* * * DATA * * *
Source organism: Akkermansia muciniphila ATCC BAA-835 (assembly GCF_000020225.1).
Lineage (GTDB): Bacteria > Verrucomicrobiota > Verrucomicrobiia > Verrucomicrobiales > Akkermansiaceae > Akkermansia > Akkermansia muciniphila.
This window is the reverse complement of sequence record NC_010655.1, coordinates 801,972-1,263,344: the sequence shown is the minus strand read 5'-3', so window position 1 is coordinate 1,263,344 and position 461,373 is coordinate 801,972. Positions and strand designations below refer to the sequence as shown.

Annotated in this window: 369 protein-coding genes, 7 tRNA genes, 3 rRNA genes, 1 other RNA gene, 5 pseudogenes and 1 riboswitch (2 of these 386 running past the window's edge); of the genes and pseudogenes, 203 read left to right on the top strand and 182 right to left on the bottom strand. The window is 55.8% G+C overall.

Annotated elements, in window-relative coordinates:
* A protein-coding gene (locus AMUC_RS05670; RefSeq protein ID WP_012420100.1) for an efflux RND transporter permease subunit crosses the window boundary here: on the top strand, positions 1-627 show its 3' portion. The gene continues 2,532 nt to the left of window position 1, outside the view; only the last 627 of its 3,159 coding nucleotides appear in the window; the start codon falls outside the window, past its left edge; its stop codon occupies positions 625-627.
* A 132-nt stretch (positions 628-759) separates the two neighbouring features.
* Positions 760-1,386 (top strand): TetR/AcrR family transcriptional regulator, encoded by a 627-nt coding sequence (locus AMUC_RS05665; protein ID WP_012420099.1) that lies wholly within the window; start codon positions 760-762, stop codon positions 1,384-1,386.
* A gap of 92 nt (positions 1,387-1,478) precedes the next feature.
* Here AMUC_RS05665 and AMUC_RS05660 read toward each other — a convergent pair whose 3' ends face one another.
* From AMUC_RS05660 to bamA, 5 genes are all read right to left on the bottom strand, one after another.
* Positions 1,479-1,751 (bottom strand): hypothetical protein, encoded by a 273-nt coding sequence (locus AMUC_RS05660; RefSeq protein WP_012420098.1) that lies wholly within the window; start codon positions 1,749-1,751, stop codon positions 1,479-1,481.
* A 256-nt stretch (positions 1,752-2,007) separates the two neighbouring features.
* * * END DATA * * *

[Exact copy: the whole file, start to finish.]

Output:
Source organism: Akkermansia muciniphila ATCC BAA-835 (assembly GCF_000020225.1).
Lineage (GTDB): Bacteria > Verrucomicrobiota > Verrucomicrobiia > Verrucomicrobiales > Akkermansiaceae > Akkermansia > Akkermansia muciniphila.
This window is the reverse complement of sequence record NC_010655.1, coordinates 801,972-1,263,344: the sequence shown is the minus strand read 5'-3', so window position 1 is coordinate 1,263,344 and position 461,373 is coordinate 801,972. Positions and strand designations below refer to the sequence as shown.

Annotated in this window: 369 protein-coding genes, 7 tRNA genes, 3 rRNA genes, 1 other RNA gene, 5 pseudogenes and 1 riboswitch (2 of these 386 running past the window's edge); of the genes and pseudogenes, 203 read left to right on the top strand and 182 right to left on the bottom strand. The window is 55.8% G+C overall.

Annotated elements, in window-relative coordinates:
* A protein-coding gene (locus AMUC_RS05670; RefSeq protein ID WP_012420100.1) for an efflux RND transporter permease subunit crosses the window boundary here: on the top strand, positions 1-627 show its 3' portion. The gene continues 2,532 nt to the left of window position 1, outside the view; only the last 627 of its 3,159 coding nucleotides appear in the window; the start codon falls outside the window, past its left edge; its stop codon occupies positions 625-627.
* A 132-nt stretch (positions 628-759) separates the two neighbouring features.
* Positions 760-1,386 (top strand): TetR/AcrR family transcriptional regulator, encoded by a 627-nt coding sequence (locus AMUC_RS05665; protein ID WP_012420099.1) that lies wholly within the window; start codon positions 760-762, stop codon positions 1,384-1,386.
* A gap of 92 nt (positions 1,387-1,478) precedes the next feature.
* Here AMUC_RS05665 and AMUC_RS05660 read toward each other — a convergent pair whose 3' ends face one another.
* From AMUC_RS05660 to bamA, 5 genes are all read right to left on the bottom strand, one after another.
* Positions 1,479-1,751 (bottom strand): hypothetical protein, encoded by a 273-nt coding sequence (locus AMUC_RS05660; RefSeq protein WP_012420098.1) that lies wholly within the window; start codon positions 1,749-1,751, stop codon positions 1,479-1,481.
* A 256-nt stretch (positions 1,752-2,007) separates the two neighbouring features.